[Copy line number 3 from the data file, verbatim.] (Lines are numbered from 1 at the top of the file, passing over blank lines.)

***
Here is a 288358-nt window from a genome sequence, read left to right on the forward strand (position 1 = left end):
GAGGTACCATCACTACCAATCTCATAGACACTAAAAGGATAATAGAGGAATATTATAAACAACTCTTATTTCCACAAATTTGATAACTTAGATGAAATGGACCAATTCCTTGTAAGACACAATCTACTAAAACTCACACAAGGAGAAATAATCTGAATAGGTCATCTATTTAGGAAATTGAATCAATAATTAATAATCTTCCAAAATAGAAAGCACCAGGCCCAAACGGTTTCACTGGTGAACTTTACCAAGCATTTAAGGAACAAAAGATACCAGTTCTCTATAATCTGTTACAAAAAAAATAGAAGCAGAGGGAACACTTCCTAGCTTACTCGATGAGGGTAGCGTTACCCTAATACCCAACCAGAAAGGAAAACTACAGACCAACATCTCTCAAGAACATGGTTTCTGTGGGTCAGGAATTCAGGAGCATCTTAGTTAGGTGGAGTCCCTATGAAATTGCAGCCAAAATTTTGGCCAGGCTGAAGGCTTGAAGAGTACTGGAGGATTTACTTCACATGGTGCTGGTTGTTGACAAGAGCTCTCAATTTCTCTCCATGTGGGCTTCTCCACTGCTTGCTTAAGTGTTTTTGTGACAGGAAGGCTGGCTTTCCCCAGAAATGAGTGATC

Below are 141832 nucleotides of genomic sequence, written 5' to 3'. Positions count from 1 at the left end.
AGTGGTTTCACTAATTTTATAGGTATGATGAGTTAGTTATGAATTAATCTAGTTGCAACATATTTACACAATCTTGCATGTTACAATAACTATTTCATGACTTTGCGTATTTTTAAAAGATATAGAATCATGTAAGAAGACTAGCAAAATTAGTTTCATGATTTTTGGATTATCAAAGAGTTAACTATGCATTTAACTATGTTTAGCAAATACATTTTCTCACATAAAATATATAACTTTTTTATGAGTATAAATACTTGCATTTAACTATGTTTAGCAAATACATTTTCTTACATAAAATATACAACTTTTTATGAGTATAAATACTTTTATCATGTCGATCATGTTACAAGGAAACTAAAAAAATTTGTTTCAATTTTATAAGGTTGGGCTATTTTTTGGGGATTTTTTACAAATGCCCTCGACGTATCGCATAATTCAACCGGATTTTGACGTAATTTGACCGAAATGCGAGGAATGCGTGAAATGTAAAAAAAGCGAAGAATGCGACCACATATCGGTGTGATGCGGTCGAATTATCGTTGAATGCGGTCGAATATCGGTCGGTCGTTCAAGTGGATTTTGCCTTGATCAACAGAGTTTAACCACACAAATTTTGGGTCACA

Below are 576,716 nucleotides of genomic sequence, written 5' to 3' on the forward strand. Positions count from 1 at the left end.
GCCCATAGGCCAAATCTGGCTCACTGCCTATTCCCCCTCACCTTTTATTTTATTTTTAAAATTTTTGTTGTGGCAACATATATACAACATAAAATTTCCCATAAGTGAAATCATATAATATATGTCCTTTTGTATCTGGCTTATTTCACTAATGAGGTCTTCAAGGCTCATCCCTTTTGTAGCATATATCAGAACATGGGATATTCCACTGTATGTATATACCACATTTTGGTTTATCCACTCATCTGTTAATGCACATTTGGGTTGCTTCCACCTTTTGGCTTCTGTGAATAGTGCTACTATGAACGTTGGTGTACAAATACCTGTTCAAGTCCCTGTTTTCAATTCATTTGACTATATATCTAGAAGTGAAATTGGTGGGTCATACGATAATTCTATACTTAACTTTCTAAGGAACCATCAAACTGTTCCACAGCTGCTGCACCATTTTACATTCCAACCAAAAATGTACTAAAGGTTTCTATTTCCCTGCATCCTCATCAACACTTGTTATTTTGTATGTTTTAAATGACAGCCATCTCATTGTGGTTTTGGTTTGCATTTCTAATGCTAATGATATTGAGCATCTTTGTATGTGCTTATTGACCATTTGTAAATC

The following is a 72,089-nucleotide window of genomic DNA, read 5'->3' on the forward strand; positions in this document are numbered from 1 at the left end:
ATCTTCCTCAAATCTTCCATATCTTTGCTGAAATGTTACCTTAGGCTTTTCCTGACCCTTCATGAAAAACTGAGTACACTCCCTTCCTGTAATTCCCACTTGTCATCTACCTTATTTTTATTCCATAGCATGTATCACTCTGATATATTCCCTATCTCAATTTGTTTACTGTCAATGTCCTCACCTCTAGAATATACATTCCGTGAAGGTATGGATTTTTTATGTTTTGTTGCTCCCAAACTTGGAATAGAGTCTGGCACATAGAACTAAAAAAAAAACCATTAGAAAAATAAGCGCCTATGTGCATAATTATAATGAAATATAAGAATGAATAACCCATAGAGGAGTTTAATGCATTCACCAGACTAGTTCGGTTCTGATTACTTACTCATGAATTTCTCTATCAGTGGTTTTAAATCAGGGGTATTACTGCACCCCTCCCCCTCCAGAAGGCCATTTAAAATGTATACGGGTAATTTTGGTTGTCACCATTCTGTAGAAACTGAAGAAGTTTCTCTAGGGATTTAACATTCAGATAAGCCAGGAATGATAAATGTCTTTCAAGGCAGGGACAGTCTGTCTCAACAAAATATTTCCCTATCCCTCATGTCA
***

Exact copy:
Below are 141832 nucleotides of genomic sequence, written 5' to 3'. Positions count from 1 at the left end.